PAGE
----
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Iressa Beats Erbitux in EGFR-Mutant NSCLC; Combination Therapy May Be Way to Go


In the Aug. 17 issue of the Journal of the National Cancer Institute, a team of researchers reports that non-small cell lung cancer tumor cells with common mutations respond much better to AstraZeneca's Iressa than to Erbitux, which is manufactured by ImClone Systems and Bristol-Myers Squibb.

The study's results are not entirely surprising, since Iressa binds to the intracellular tyrosine-kinase domain of EGFR, where the mutations are expressed, while Erbitux binds the receptor's extracellular ligand-binding site.

Nevertheless, the results add to the growing body of knowledge about the molecular behavior of EGFR inhibitors. Around 85 percent of NSCLC patients who respond to small-molecule EGFR inhibitors like Iressa and Tarceva have mutations in the EGFR gene, but little was known about the efficacy of the antibody Erbitux — currently indicated as a second-line stand-alone therapy for colorectal cancer — in EGFR-mutant NSCLC. The drug is currently undergoing clinical trials as a second-line therapy for lung cancer in combination with chemotherapeutics.

"Our question was, 'Are [Iressa and Erbitux] equal methods of targeting the mutant [EGF] receptor?'" said Pasi Jänne, an author of the paper and an assistant professor of medicine at the Dana-Farber Cancer Institute. "And basically, the data from the cell lines would suggest that [Erbitux] is ineffective in causing growth inhibition of the mutant cell lines," he said.

In two wild-type cell lines, Iressa and Erbitux behaved very similarly, with little to no response. A third wild-type cell line showed response to both drugs, while four EGFR-mutant cell lines responded only to Iressa, Jänne said.

Four patients whose tumors carried the mutation, and who had taken the two drugs at different times, also experienced no radiographic tumor regression with Erbitux, but did with Iressa, he said. The patient population was far too small for significant conclusions.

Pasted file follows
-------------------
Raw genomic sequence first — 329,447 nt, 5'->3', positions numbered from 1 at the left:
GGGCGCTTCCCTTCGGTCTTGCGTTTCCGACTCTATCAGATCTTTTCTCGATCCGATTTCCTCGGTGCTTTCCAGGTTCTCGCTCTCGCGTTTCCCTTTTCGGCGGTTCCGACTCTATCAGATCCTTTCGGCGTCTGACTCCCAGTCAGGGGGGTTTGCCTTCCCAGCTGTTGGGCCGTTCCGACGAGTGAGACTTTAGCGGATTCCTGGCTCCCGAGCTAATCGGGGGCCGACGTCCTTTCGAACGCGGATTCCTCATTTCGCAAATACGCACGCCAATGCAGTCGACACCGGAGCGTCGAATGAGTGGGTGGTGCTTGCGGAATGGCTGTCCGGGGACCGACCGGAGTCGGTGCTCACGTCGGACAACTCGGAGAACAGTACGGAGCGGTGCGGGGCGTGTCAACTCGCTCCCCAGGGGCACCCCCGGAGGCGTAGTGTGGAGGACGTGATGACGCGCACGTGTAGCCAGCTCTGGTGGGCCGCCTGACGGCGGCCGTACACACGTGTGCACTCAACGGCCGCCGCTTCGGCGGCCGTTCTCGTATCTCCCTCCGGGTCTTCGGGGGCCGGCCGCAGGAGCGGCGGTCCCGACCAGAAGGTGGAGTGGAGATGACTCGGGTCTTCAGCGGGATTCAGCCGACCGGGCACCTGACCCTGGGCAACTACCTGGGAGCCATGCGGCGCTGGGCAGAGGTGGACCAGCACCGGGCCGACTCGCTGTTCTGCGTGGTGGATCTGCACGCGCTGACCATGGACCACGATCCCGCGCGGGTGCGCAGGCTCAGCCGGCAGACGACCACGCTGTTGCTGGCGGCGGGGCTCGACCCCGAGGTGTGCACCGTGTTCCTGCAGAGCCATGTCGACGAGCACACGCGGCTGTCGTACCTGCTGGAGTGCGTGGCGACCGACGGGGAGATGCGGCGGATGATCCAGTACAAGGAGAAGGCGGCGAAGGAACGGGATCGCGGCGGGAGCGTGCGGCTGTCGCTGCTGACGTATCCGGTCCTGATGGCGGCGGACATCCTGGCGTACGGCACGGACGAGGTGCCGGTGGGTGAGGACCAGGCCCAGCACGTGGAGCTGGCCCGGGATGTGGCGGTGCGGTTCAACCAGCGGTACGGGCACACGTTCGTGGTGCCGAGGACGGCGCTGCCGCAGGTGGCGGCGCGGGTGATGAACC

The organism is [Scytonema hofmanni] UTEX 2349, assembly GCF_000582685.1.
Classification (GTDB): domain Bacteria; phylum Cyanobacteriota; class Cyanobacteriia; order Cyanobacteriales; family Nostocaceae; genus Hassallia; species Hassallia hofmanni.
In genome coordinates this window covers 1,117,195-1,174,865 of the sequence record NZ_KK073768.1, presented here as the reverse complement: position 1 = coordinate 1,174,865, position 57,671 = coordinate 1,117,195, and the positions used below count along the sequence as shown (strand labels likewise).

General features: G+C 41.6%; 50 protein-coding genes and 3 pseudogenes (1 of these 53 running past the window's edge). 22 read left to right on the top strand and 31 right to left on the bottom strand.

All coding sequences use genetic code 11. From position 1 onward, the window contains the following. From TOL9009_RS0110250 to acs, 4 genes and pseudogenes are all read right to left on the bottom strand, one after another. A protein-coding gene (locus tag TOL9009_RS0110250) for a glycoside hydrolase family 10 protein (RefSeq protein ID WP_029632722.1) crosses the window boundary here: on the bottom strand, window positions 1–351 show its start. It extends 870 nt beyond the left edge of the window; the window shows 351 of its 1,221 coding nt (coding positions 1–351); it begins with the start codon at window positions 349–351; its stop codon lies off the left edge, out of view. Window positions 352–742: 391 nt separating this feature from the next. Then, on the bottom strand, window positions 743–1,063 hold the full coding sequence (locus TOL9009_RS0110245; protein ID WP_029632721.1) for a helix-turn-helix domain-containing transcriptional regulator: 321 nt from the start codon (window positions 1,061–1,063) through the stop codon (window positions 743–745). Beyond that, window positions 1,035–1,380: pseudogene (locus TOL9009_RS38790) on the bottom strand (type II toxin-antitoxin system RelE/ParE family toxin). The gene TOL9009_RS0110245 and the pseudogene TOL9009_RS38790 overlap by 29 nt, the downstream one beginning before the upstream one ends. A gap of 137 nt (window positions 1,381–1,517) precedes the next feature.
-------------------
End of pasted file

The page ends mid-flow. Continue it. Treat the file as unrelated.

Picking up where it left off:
"It looks like the mutation can help us predict which [type of drug] will be of benefit, and which one will not," Jänne said.

While the results suggest that Iressa would be a better choice for most NSCLC patients, an editorial accompanying the paper notes that Erbitux still offers hope as a combination therapy alongside small-molecule EGFR inhibitors.

In the editorial, University of Texas Southwestern Medical Center researchers John Minna, Michael Peyton, and Adi Gazdar briefly discuss their own unpublished research, which indicates that Erbitux "consistently lowers the concentration of [Iressa] required for 50 percent inhibition of cell growth by up to 10-fold in both EGFR mutant and wild-type lung cancer cells."

Erbitux "may still have an effective punch," they write, although they note that details must still be worked out, such as the best schedules and the best way to stratify patient subpopulations.

It is still not known exactly why tyrosine-kinase inhibitors seem to be more effective in EGFR-mutant tumor cells than in wild-type cells. "The mutant receptor probably binds the small-molecule [drugs] much better than the wild-type receptor" since it takes less Iressa to inhibit mutant-EGFR tumor cells than it does wild-type cells, although that reasoning remains speculative, Jänne said. Tarceva — a product of Genentech, OSI Pharmaceuticals, and Roche Pharmaceuticals — should produce results similar to those his group demonstrated with Iressa, he said.

The evidence for all molecular markers of response to the tyrosine-kinase inhibitors remains decidedly mixed, especially the evidence for this specific EGFR mutation. "The mutations predict for response to not only Iressa, but also Tarceva," in research conducted by scientists at the Memorial Sloan-Kettering Hospital, and in as-yet unpublished work Jänne has seen, he said.

But in a clinical trial led by researchers at the Toronto Princess Margaret Hospital, the EGFR mutation was recently found to be an insignificant factor in predicting patient response to Tarceva. The researchers conducting the clinical trial "were unable to do a complete mutation analysis in the vast majority of patients, so that may contribute to some of those findings," said Jänne.

There is not yet a molecular marker to predict response to Erbitux, Jänne said.

About 10 percent to 15 percent of all patients with [NSC] lung cancer have tumors with the EGFR mutation, Jänne said. "It's much more commonly found in patients who are non-smokers, it's more common in women, patients who have adenocarcinoma histology," he said. "It is also more common in patients of East Asian origin."

Perhaps fortuitously for clinicians — depending on whether EGFR mutations turn out to identify Iressa or Tarceva responders — Genzyme will release a diagnostic intended to identify the mutation in cancer cells. The test will be available in "several months," according to a Genzyme spokesperson.

— Chris Womack ([email protected])

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